Support our mission
Global News Network reporters Spc. Tasha Woodson, left, and Spc. Allaina Parton of the 7th Army Training Command's Vipers team, grill a soldier at the Hohenfels Combat Maneuver Training Center last week, where members of the 40th Infantry Division were training for an upcoming mission in Kosovo.

Global News Network reporters Spc. Tasha Woodson, left, and Spc. Allaina Parton of the 7th Army Training Command's Vipers team, grill a soldier at the Hohenfels Combat Maneuver Training Center last week, where members of the 40th Infantry Division were training for an upcoming mission in Kosovo. (Courtesy of U.S. Army)

HOHENFELS, Germany — Whenever Americans dressed as Kosovo citizens stage a mock riot in a fake town in southeast Germany, Global News Network is there to pretend to cover the story.

If “Iraqi” rebels attack a U.S. military patrol in a snowy village in Bavaria, GNN turns out live updates, broadcast to no one.

Dud bombs, scripted rescues, soldiers firing blanks: This is GNN.

For the resident news crew of the Hohenfels Combat Maneuver Training Center, the task of playing the role of the U.S. media in reality-based training scenarios is pretty simple: The reporters know everything that’s going to happen three days ahead of time.

But to perform their function as Hohenfels’ tool to tutor soldiers on how to interact with civilian media while on a mission, the eight-person news team strives to be just like a network news team.

“The biggest concern with us is realism,” said GNN team leader Capt. Scott Rawlinson.

When training rotations are in full swing at the center, members of the Vipers — visual information personnel — team dress in civilian clothes, pick up real, broadcast-quality cameras and microphones and go to the scene of the day’s events to interview soldiers and collect video footage.

When they get back to their studio, the team has just four hours to put together a one-minute news package of the day’s story, plus a radio broadcast of the same event, Rawlinson said.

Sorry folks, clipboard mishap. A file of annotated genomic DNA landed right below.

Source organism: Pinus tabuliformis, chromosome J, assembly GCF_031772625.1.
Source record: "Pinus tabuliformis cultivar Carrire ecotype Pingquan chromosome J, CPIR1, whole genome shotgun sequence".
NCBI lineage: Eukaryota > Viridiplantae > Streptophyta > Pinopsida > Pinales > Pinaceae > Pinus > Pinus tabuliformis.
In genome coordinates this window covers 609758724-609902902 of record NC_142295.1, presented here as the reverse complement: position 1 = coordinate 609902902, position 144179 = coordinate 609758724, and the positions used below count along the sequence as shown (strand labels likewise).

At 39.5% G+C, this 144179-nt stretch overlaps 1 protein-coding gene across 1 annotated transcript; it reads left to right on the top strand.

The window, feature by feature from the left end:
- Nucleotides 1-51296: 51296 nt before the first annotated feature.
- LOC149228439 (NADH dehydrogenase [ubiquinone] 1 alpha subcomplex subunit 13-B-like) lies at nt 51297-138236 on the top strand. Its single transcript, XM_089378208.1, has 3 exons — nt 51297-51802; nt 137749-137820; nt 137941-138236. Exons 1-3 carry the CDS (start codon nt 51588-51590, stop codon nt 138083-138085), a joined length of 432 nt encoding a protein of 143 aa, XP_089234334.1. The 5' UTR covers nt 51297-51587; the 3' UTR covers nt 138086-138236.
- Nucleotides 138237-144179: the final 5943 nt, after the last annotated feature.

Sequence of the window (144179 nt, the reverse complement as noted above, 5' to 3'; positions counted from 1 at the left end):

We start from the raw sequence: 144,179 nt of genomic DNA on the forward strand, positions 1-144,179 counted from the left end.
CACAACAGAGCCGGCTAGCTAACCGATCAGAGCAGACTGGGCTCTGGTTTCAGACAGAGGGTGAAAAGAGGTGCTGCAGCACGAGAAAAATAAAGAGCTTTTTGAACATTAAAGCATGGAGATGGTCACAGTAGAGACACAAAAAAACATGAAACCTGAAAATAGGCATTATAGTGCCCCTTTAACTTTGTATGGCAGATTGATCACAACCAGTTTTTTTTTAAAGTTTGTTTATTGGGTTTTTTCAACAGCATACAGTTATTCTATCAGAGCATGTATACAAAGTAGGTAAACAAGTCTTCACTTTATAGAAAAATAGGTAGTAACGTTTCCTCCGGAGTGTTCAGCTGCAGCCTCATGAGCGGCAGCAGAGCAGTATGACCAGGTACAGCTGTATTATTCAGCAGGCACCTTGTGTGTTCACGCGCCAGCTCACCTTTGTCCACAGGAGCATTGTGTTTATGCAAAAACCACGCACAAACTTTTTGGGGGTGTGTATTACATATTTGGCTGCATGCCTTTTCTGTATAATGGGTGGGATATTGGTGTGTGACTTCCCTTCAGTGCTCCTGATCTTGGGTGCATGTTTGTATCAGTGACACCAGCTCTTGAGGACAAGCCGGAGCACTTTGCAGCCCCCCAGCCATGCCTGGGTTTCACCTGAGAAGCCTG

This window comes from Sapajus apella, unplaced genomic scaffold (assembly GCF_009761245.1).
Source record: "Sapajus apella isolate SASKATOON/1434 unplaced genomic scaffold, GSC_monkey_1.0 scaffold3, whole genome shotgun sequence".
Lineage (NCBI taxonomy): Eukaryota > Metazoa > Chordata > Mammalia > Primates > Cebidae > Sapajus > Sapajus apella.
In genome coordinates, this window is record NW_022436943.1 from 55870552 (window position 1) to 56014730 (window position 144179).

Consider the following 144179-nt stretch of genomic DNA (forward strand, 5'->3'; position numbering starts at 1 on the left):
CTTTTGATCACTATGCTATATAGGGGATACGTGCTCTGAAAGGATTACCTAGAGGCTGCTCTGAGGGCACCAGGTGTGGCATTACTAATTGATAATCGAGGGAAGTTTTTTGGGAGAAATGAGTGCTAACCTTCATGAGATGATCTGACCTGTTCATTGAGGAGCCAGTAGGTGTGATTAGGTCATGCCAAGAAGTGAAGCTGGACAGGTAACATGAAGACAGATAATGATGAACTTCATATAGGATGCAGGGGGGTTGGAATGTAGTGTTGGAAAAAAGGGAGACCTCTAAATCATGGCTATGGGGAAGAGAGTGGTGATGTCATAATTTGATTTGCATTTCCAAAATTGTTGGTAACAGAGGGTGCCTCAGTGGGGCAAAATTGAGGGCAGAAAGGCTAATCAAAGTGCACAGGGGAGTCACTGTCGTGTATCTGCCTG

Though the news is never broadcast outside the Hohenfels training staff, the short stories are used in the reviews of the training rotations to let commanders see how troops interacted with the media, and how the unit’s actions were depicted in “the news,” Rawlinson said.

“It’s a valuable tool to teach [troops] how to handle and conduct themselves,” said Maj. Michael Wunn, commander of the 135th Public Affairs Detachment, who just spent a week fielding questions from GNN while in training for a mission to Kosovo.

Sgt. Brien Vorhees, who has been with the faux news network since it began operations two years ago, said crew members also try to replicate the attitude of typical American journalists by being persistent, but not acting overly aggressive or antagonistic.

“We try not to be hostile, but we’re there to get the story,” he said.

In that respect, the GNN reporters aren’t shy about getting close to what can be, even in the training scenarios, events that become borderline violent.

“We’re pretty hard core about it, we try to get right in the middle of it,” said GNN crewmember Spc. Aaron Vascimini.

Vascimini recounted a recent incident in which he got caught in a mock uprising of Greek civilians played by members of Hohenfels’ resident opposition force, the 1st Battalion, 4th Infantry Regiment, while he was holding a $15,000 camera. The crowd tried to break through a line of riot police.

“They were actually getting violent trying to push through the shields,” he said. “I’m just right in the middle like, ‘Oh my god.’ It was like something out of [the film] ‘Braveheart.’ ”

Sometimes, Vorhees said, the reporters are forced to cover their own deaths. “Killed” in the crossfire, caught in a bombing or, at least on one occasion, done in by a chemical attack, GNN journalists occasionally become battlefield causalities.

But that doesn’t let them off the hook, Vorhees said — the reporters still have only four hours to report the circumstances of their own demise.


Stripes in 7



around the web


Sign Up for Daily Headlines

Sign-up to receive a daily email of today’s top military news stories from Stars and Stripes and top news outlets from around the world.

Sign up